Now, since the dive play waiver reads kind of like a love story, Rainey thought that he could pull a quote straight from the decillion page pamphlet. He scanned it for hours, and in his altered state, found a question that I put in there just to make sure that people were paying attention, kind of like in a textbook that read, “What time is it if the game starts at 3:30 on CBS, and we have the ball first?”
The answer: time to dive, bitch.
But Rainey, stupid Rainey, forgot the V. THE FRIGGIN V!!! HOW COULD YOU CHRIS!!! YOU SOILED THE HOLY NAME OF THE DIVE PLAY!!!
I also don’t know why he picked that question/quote. There was a whole chapter on loving the dive play dearly and how to treat it like your wife. I just don’t get it.
Anyway, now that I’ve told yall that story, it’s time for another one.
I secretly hated Tim Tebow. I was jealous because of all the adulation he received from his fans, and wanted to share it. So I called for an end zone pass against Kentucky for two reasons.
The first reason is because I had looked in the Lexington papers that morning, and the “this day in history” section was boring. I decided to give the world something to remember on September 26th because nothing that big had happened before on that date. I decided that Sept 26 would forever on be known as the Day Steve Addazio Called For An End Zone Pass.
But I got scared- what if Tebow completed it??? Oh, God. He’d already hit one to Aaron Hernandez, but that wasn’t my call- that was an audible off of a left side dive play.
So I told Marcus Gilbert to stand two yards behind Tebow at all times, and also told him to catch his breath, he’d played really hard to that point. He started trotting off the field, but I told him NO. You’ll waste your breath running to the sidelines. Stay there, just don’t block anybody (Pouncey would win All American honors that year and all SEC the next year, no doubt because of that).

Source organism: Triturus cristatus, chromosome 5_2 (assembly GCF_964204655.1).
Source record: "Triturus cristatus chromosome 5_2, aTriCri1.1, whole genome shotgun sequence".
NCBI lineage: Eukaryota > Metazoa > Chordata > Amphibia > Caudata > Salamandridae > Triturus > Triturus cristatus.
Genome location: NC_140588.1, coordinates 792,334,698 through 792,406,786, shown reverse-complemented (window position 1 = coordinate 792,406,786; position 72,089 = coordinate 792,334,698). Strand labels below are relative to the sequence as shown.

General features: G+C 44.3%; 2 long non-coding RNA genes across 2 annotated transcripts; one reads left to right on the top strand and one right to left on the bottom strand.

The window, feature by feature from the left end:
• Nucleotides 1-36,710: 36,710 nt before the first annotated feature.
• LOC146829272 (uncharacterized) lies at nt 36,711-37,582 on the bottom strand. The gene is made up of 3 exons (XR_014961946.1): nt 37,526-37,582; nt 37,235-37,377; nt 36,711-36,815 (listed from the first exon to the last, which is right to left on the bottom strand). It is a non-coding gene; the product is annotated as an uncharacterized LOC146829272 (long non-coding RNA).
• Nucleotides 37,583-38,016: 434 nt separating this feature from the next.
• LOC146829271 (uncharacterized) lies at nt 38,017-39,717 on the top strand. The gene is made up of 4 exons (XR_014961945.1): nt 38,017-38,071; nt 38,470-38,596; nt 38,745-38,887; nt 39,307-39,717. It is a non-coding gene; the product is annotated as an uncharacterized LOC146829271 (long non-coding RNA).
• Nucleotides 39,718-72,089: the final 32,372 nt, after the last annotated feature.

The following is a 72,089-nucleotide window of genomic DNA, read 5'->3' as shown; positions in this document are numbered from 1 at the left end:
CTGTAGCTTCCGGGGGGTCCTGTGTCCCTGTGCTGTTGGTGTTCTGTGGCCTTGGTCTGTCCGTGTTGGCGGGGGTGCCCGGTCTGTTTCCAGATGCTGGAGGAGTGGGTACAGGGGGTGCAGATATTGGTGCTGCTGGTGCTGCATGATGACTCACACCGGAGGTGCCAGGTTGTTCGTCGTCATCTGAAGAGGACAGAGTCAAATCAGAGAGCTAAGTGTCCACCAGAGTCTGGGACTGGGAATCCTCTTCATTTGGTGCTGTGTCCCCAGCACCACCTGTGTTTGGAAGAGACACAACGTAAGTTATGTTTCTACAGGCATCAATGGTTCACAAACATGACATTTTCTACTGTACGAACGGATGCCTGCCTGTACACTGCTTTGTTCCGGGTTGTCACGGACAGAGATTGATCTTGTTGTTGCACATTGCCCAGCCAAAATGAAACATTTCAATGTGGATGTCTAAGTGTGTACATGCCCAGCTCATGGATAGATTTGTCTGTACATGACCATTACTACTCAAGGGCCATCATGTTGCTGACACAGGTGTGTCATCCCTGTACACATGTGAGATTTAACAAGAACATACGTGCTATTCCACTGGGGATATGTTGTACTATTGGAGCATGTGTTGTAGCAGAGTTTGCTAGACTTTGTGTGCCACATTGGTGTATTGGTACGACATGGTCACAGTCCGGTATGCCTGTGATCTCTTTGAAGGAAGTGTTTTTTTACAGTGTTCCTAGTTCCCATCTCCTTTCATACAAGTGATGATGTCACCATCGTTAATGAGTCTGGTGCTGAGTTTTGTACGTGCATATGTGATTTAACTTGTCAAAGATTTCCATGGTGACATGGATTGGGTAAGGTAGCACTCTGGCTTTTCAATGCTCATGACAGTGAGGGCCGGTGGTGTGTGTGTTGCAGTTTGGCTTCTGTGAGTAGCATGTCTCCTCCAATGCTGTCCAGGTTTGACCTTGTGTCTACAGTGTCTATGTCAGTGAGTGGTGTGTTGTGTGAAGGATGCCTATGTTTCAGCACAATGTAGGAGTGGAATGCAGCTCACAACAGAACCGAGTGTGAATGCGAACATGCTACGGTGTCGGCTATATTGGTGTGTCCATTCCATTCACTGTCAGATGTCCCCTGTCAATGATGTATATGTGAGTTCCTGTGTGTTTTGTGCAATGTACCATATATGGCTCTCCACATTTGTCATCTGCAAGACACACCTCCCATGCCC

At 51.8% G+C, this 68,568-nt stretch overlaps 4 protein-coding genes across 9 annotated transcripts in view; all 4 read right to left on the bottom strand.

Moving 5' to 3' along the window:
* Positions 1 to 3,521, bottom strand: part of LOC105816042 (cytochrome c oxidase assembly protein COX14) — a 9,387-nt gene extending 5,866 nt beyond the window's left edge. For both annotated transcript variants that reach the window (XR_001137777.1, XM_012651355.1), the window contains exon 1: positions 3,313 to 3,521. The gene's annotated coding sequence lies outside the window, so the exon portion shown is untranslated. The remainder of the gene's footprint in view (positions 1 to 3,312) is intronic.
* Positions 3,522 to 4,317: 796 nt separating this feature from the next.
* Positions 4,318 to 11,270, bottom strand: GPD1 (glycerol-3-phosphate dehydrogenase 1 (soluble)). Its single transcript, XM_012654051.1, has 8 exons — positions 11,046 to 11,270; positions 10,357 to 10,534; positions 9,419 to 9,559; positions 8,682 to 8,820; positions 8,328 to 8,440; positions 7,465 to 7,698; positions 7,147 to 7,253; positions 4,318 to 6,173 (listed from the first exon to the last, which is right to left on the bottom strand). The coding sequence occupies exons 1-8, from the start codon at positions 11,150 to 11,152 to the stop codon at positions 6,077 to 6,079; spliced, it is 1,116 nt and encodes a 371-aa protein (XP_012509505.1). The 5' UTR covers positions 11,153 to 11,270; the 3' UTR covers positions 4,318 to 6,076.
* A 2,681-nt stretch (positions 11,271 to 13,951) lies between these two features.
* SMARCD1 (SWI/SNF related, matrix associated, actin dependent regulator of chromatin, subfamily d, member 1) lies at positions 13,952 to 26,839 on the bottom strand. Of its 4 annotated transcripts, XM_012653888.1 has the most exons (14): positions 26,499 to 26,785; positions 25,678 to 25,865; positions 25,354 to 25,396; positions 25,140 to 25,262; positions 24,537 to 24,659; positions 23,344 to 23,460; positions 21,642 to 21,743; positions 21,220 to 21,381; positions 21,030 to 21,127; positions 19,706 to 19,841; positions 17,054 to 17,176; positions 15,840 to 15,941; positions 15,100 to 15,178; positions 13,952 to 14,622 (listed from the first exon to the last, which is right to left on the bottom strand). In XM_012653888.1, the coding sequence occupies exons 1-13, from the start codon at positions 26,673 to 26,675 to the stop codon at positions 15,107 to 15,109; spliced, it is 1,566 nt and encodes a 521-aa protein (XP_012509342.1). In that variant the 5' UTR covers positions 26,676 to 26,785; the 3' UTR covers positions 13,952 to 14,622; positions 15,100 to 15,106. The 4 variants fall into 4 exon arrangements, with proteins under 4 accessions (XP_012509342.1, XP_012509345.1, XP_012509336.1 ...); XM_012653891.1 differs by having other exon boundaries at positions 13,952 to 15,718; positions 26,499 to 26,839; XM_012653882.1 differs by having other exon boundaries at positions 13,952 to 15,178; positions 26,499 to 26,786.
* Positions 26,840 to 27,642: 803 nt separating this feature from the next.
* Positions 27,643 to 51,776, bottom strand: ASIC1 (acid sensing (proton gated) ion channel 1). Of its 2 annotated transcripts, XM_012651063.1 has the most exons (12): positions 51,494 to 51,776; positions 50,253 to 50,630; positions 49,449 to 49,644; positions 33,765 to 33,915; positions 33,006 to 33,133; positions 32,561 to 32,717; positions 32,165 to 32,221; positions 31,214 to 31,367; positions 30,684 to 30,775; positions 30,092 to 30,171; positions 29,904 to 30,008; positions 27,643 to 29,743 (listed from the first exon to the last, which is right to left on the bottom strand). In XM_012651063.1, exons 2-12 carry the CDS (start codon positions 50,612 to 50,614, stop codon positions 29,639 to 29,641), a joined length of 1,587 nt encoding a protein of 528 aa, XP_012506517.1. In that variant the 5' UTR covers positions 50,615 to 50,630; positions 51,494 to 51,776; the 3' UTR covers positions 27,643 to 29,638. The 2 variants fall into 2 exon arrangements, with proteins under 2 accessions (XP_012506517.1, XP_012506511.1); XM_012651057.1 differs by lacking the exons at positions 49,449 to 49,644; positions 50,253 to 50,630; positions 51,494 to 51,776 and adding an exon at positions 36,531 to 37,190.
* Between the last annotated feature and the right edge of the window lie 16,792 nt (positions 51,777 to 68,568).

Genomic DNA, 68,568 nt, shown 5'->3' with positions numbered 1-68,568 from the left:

And Tebow got hit from his blind side, and got a concussion. I tried not to let my joy show- but Taylor Wyndham did that for me.
Oh!!! There’s one more thing I wanted to tell you guys. I’ve been poring over my playbook thinking of new, innovative ways to throw two yard screen passes. Maybe I could have the receiver fake like he’s going to block and then go two yards out and turn.
I’ve also been toying with the idea of holding up a giant billboard with the complete diagram of the type of (usually dive) play we are going to run. Or better yet, I could just allow the defensive coordinator for the other team to make the play calls.
Finally, I’ve created a new play. It’s called the deep pass. But I will only use it against overmatched high school teams, and not before the fans and the opponents see more dives than you would at a public pool.
Wait, that’s not new- I used it last year against helpless Vanderbilt and Appalachian State.
But seriously, I will be calling more vertical passes this year. Since you Gator fans know nothing about football, I will explain what a vertical pass is.
A vertical pass is any ball thrown five yards behind the line of scrimmage on third and 53.
It’s called a vertical pass because the QB is supposed to lob it high in the air, really hang it up there so even Terrence Cody could catch up to it and snag it.
So now I’m out for real. I’m heading out to the Jersey Shore, where I will be scouting out all the hot girls sunbathing in their bikinis in 10 degree weather.
Until next time… yours truly, Steve Addazio.
P.S. Happy Valentines Day!!! If anyone is ready to propse, and wants to see some really sweet proposals, I’ll send you my dive waiver/pamphlet! Check out the “Do you take the dive play to be your lawfully wedded football philosophy?” section if so!!!